Got memories? We all have them stored deeply by the truck load.
And what about our favorite memories? Our child’s first bike ride? That amazing trip to the Grand Canyon? Our critical role in winning the championship game? The truth is that these events did not happen exactly the way we remember them.
In fact, if we truly cherish our memories, we need to stop thinking about them because they will never be the same again if we do.
Obviously, that is both undesirable and impossible, but I say this to make the point that our brains constantly betray us by transforming our memories every time we recall them.
According to a recent study in the Journal of Neuroscience, our emotions color our experience -and therefore our memory- the very first time AS WELL AS each time we recall it. Every time we take a memory out of your personal data base, it is saved someplace else in our brain in a slightly altered state based on how we are feeling at the moment.
Consider the implications of this in dentistry. Some of our new patients report horrific stories of trauma associated with their past treatment. Personally, I have heard a story similar to “the dentist stood on my chest with both feet trying to get my tooth out” about 20 times now.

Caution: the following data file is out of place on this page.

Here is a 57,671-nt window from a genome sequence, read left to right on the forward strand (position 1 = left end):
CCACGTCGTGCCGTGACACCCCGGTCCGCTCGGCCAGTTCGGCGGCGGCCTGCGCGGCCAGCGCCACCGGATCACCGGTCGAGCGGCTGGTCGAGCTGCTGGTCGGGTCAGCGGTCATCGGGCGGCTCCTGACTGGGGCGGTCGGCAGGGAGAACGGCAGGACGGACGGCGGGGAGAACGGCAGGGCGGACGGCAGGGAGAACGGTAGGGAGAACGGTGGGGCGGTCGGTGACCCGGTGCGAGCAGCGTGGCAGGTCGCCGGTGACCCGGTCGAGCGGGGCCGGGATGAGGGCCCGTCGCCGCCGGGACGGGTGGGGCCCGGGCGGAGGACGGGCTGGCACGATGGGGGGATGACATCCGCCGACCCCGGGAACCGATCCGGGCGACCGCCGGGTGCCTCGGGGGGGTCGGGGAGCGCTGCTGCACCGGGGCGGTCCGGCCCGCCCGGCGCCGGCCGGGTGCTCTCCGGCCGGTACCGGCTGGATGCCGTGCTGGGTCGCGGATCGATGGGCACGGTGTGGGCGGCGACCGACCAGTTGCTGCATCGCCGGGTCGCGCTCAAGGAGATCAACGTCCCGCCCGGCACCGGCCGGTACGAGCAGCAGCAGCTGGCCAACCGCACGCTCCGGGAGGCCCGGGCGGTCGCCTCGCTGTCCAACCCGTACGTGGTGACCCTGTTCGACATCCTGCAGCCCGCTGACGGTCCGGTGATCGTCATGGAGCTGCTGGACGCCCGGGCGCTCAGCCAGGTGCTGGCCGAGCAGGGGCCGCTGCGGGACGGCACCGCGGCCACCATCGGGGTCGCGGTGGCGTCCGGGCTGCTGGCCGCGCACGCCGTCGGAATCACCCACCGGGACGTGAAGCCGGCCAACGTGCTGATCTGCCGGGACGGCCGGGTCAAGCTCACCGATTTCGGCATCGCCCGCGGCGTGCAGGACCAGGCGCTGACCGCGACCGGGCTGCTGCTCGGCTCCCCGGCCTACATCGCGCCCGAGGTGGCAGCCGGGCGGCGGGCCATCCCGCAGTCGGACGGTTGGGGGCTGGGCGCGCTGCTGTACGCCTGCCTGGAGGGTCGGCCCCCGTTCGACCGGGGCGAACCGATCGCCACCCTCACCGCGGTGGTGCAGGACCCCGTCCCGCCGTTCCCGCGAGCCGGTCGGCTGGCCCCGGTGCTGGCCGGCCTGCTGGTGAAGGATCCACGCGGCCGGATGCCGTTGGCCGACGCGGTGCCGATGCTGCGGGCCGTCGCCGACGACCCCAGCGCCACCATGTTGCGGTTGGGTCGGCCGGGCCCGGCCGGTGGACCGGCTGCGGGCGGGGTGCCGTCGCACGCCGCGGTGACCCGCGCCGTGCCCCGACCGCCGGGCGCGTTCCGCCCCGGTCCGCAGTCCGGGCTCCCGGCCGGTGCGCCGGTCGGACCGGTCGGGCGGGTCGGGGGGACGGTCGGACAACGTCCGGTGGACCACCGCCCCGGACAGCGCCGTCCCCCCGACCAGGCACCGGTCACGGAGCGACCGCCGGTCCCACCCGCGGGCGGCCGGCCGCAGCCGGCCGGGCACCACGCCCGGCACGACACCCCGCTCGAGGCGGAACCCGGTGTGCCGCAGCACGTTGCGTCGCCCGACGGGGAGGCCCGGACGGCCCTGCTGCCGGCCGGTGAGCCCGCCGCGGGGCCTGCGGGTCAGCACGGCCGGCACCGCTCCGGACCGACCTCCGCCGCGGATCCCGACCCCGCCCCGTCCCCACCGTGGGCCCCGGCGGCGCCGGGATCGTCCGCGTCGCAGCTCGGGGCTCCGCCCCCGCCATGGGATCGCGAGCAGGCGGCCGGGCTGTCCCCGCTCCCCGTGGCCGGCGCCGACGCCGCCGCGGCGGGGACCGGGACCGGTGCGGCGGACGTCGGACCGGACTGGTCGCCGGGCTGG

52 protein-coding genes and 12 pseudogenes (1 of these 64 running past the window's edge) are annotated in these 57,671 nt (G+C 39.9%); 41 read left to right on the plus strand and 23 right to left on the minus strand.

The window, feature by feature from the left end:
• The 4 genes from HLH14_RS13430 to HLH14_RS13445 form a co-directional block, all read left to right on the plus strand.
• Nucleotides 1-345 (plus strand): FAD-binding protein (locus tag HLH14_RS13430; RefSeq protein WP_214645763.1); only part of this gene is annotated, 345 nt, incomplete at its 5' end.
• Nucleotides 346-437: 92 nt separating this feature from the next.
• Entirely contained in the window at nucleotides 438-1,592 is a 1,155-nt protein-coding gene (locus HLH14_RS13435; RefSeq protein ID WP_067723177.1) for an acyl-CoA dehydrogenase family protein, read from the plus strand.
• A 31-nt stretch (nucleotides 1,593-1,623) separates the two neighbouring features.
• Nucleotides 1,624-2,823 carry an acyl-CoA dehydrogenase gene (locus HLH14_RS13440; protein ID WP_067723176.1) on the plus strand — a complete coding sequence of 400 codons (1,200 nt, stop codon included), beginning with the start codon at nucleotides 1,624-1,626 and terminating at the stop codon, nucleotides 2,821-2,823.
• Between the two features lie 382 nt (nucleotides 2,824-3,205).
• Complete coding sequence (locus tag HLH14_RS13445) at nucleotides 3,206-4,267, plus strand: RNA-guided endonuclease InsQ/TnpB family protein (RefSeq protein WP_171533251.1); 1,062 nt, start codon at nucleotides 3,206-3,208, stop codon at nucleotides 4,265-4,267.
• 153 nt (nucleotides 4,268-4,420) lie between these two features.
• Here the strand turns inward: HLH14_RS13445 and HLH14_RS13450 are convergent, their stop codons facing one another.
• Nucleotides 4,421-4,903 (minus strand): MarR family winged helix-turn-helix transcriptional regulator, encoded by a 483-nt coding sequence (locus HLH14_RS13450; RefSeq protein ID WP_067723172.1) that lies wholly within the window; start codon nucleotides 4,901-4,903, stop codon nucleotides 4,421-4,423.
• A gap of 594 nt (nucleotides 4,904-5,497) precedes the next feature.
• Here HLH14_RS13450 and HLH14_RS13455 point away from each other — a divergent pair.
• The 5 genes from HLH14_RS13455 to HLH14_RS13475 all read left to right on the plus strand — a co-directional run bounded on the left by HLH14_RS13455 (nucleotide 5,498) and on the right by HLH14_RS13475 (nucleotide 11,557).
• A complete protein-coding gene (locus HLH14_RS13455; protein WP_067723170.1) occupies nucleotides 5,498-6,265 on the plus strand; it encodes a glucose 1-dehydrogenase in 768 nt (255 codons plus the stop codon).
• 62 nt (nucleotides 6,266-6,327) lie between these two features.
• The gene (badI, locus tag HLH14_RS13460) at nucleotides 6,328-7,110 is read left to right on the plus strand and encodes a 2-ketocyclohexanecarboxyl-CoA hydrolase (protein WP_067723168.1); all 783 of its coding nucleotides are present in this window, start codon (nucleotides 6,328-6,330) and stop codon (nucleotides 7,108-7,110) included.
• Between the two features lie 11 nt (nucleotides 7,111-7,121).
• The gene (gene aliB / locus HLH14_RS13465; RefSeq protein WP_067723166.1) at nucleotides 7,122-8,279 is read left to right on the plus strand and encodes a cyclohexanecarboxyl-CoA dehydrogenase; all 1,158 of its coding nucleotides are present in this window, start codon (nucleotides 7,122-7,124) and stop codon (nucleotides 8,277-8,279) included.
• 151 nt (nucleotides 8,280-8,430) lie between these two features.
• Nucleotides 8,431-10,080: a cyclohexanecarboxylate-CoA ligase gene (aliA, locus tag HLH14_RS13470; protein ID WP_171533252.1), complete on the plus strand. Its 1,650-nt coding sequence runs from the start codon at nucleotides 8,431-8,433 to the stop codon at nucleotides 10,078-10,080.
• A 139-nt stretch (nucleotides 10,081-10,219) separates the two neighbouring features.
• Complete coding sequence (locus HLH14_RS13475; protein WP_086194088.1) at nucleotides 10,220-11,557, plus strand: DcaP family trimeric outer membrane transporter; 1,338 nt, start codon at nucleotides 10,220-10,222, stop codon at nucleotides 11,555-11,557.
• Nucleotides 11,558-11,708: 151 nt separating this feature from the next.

Of course, this never happened to these patients exactly as described, but to them it is absolutely real, ( and in this case) represents a recurring existential threat to this day.
Which leads me to my final point. Our patients have memories and stories about which we must listen carefully -without judgment – regardless of how unlikely this may represent the truth.
Because WHAT REALLY MATTERS IS WHAT THESE MEMORIES MEAN TO THE PATIENT TODAY, as it is this meaning which will potentially drive future behavior if it is not superseded by a more accurate and relevant experience.
If the meaning fully blocks their openness to experiencing something new, comfortable, predictable, and safe, as well as something which helps them grow past these distortions, then where exactly is their relationship with us going in the future?
Conversely, if individuals have come to us with an openness to addressing their past distortions, with an intention to grow toward greater health, isn’t that one of the most exciting and most meaningful moments we can ever experience?
Paul A. Henny, DDS